The predominant phytochemicals of beverage tea are catechins, theaflavins, and thearubigins. Catechins are one form of a class of polyphenolic compounds termed 'flavonoids,' which are all 2-phenyl benzo-pyran-based compounds. The flavonoids include six major structurally related subclasses of compounds: flavones, flavonols, flavanones, anthocyanidins, isoflavones, and flavanols. Catechins belong to the flavanol subclass and are structurally defined as flavan-3-ols. The major catechins of the tea leaf are epicatechin, epicatechin gallate, epigallocatechin, and epigallocatechin gallate. These four catechins comprise approximately 25% of the weight of a dry tea leaf. Flavonols (kaempferol, quercetin, and myr-icitin glycosides) are minor flavonoid components of the tea leaf (approximately 3% of dry weight). Polysaccharides and cellulose (approximately 20% of dry weight) and protein (approximately 15% of dry weight) are other major components of tea leaf, and other nutrients and compounds comprise less than 5% of dry weight each.
Green, oolong, and black are the predominantly consumed types of tea. They are produced from the leaf of the same plant, Camellia sinseis. Green tea, which is consumed largely in Asia, is processed with the intent to minimize leaf damage and fermentation. Catechins constitute 30-40% of the green tea solids. To produce oolong and black tea, the leaves are rolled and fermented. This processing releases polyphenol oxidase that initiates polymerization and oxidation of the catechins to theaflavins and thearubigins. In contrast to the heterogeneous and unknown chemical structure of thearubigins, thea-flavins are chemically well defined. There are four primary theaflavins in black tea and they represent between 1 and 6% of the dry weight of the solids (theaflavin, theaflavin 3-gallate, theaflavin 3'-gallate, and theaflavin 3,3'-digallate). Thearubigins represent between 10 and 20% of the dry weight of black tea solids. Oolong tea is processed and fermented to a lesser degree than black tea, and therefore it contains a higher concentration of the theaflavins and lower concentration of thearubigins than black tea. Black tea is popular in Western countries, and oolong tea is sold commercially in the United States and is often served in Chinese restaurants. Theaflavins and thearubigins are responsible for the red-amber color of oolong and black tea and for its astringency.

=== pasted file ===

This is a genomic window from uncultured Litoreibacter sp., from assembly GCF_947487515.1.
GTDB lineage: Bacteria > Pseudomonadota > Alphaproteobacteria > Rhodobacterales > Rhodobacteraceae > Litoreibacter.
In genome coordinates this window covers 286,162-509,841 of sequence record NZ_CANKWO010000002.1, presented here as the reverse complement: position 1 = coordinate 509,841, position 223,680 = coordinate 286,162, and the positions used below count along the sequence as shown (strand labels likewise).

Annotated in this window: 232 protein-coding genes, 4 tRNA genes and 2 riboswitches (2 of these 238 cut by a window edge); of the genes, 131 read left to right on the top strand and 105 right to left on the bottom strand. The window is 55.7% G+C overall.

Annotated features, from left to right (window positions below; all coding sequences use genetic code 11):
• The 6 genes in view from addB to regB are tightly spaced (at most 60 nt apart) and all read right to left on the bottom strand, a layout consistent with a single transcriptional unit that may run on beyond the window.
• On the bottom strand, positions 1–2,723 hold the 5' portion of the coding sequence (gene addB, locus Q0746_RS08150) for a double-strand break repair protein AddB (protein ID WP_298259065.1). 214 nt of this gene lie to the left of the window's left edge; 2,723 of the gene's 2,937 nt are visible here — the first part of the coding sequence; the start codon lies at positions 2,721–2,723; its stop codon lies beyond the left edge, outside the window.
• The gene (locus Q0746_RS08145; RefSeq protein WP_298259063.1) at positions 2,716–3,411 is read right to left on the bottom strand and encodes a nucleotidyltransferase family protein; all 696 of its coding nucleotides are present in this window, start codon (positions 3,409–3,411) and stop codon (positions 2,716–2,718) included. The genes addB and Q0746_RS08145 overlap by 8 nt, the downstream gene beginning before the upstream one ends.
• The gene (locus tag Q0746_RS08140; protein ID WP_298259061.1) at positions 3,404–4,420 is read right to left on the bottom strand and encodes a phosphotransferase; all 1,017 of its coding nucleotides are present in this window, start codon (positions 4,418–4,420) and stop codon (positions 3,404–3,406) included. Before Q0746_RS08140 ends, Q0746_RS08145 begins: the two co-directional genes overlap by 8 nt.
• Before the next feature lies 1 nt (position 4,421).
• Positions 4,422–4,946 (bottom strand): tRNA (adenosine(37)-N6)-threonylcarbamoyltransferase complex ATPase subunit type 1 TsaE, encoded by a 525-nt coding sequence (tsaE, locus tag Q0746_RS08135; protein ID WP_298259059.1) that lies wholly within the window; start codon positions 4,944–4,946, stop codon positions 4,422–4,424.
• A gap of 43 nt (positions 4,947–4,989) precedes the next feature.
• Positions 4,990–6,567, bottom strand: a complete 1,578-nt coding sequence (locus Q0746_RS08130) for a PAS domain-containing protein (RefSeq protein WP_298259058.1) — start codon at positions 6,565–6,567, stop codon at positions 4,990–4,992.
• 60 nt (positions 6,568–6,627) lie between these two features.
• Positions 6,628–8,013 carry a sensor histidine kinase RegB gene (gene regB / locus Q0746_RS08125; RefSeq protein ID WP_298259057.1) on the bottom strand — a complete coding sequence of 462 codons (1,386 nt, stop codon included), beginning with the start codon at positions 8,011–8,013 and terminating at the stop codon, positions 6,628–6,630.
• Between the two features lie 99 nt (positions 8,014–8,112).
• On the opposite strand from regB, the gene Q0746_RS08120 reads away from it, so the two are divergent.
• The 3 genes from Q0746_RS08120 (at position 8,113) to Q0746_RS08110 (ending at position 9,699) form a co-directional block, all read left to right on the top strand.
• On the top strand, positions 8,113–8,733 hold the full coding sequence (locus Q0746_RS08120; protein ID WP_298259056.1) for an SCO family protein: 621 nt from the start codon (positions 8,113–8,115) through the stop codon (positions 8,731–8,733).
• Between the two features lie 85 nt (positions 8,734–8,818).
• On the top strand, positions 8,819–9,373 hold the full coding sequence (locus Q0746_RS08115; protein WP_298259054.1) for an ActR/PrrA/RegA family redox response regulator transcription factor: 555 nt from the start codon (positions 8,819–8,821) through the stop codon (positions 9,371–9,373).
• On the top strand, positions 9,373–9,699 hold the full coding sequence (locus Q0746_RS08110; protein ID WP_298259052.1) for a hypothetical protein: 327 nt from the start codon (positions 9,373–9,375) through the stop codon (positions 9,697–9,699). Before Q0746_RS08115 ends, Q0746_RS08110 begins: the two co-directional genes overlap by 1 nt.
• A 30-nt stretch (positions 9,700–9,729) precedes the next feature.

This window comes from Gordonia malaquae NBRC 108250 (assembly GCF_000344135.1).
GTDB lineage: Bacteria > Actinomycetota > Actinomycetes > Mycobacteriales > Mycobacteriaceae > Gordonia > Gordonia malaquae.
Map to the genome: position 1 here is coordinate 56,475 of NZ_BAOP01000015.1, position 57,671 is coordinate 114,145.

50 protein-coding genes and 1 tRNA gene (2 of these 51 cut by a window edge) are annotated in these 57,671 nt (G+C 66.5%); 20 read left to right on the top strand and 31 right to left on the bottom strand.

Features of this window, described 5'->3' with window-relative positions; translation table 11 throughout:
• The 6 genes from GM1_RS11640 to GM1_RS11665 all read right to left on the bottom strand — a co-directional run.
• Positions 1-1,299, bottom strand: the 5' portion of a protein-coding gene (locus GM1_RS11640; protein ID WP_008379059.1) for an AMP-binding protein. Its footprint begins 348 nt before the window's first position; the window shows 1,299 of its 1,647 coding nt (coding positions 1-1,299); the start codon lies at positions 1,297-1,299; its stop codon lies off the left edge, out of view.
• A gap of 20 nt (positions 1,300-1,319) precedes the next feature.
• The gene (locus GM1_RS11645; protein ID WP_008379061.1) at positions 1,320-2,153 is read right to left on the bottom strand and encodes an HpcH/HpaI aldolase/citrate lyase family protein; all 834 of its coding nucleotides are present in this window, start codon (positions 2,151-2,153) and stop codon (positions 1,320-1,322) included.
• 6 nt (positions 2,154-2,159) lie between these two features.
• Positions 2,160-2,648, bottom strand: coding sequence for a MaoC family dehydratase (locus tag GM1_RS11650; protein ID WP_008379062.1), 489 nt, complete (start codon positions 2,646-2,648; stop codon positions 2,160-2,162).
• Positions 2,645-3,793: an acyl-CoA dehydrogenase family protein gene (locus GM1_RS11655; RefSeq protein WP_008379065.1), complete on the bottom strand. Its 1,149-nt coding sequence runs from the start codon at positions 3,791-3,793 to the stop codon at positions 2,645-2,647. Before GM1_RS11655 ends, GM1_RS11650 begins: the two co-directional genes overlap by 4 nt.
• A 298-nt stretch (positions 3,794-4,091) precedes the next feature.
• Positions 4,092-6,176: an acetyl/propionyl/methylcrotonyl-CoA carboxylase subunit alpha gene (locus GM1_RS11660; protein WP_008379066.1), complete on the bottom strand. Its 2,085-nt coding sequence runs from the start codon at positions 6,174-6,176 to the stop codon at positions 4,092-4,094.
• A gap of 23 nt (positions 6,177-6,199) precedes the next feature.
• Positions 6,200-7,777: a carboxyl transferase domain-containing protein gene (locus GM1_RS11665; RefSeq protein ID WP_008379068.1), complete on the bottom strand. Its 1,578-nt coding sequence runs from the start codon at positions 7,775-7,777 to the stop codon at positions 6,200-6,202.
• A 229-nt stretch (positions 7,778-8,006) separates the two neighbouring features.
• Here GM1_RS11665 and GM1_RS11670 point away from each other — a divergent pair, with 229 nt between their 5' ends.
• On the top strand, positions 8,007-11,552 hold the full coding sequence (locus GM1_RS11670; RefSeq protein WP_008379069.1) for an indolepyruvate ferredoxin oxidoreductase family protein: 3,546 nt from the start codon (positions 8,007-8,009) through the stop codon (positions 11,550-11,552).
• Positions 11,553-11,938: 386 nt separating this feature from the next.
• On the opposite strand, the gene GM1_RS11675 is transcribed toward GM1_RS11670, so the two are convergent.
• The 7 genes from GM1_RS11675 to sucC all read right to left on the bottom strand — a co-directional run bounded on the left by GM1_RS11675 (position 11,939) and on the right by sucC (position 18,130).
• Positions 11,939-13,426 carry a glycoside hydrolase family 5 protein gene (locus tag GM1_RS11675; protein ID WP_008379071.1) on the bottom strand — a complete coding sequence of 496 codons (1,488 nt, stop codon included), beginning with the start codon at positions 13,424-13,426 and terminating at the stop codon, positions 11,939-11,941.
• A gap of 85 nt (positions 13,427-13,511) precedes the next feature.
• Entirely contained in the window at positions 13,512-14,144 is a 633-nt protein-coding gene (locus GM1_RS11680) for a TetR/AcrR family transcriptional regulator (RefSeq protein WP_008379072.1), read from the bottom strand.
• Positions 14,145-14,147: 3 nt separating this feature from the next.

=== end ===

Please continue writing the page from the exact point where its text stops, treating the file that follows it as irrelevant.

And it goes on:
Another important group of flavan-3-ol compounds are the procyanidin polymers. These compounds are catechin polymers linked by C4 to C6 and C4 to C8 bonds. The most predominant polymers are those ranging from dimers to decamers and are found in a variety of foods, including chocolate, cocoa, cereal grains, nuts, fruits, and vegetables.
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